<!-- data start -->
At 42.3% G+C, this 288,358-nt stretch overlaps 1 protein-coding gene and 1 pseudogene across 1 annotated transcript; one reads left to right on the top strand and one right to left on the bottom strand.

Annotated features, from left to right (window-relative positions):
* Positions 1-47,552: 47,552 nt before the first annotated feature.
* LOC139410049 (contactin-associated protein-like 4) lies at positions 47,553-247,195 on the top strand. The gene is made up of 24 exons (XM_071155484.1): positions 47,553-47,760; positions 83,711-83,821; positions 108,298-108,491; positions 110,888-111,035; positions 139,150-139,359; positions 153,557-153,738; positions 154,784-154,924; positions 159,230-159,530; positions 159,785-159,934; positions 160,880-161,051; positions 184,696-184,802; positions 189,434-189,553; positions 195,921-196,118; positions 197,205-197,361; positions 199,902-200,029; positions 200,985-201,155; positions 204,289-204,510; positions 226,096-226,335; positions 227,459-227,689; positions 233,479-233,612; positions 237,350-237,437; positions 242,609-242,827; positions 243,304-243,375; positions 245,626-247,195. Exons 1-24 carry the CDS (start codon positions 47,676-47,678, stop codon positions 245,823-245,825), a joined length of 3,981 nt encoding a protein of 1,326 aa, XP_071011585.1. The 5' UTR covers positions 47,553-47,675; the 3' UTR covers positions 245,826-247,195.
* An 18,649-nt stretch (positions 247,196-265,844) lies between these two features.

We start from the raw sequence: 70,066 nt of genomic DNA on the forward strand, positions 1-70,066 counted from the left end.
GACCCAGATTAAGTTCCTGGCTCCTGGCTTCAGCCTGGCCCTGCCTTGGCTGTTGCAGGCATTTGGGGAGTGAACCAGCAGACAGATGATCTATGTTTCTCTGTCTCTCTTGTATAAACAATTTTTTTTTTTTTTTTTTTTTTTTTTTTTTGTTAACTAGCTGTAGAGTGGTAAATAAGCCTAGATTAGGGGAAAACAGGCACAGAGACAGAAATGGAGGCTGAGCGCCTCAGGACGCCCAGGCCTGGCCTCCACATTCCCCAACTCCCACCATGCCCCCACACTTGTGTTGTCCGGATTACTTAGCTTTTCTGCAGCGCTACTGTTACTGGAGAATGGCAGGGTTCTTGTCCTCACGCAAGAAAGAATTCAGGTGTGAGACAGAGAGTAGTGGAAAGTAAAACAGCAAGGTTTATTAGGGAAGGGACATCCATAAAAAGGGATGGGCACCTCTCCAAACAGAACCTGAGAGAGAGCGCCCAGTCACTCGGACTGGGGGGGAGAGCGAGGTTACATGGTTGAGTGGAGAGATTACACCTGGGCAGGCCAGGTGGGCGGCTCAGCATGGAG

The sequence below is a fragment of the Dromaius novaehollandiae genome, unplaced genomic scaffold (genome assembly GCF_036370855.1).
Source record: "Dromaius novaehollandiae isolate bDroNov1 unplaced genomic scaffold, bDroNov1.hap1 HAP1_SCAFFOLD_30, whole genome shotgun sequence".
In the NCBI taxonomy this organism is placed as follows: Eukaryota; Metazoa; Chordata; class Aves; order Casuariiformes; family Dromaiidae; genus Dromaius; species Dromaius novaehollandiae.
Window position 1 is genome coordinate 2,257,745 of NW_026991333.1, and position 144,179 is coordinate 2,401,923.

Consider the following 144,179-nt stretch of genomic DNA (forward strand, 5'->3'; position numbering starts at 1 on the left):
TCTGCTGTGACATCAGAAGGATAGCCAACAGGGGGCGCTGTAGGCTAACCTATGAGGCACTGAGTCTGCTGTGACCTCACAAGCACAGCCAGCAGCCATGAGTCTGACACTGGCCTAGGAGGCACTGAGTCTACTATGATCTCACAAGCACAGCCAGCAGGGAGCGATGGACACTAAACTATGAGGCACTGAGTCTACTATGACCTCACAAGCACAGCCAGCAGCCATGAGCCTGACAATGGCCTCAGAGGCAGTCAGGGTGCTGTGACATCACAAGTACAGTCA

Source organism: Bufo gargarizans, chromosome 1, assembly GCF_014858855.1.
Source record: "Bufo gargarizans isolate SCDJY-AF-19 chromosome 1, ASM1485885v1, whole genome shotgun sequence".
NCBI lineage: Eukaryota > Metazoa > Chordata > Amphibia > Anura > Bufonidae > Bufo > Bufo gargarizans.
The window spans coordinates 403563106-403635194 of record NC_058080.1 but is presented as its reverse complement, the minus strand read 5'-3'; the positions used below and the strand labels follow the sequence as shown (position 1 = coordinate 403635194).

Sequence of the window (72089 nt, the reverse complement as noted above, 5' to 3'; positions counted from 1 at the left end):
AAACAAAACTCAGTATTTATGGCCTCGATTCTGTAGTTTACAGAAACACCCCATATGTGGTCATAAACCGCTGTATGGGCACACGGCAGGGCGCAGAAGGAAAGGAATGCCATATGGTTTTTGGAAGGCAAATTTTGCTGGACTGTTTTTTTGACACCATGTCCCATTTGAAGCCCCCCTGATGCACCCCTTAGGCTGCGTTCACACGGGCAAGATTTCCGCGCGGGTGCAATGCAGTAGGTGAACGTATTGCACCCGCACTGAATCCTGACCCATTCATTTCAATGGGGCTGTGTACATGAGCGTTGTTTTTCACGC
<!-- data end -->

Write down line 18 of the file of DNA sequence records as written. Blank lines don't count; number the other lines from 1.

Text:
Sequence of the window (72089 nt, the reverse complement as noted above, 5' to 3'; positions counted from 1 at the left end):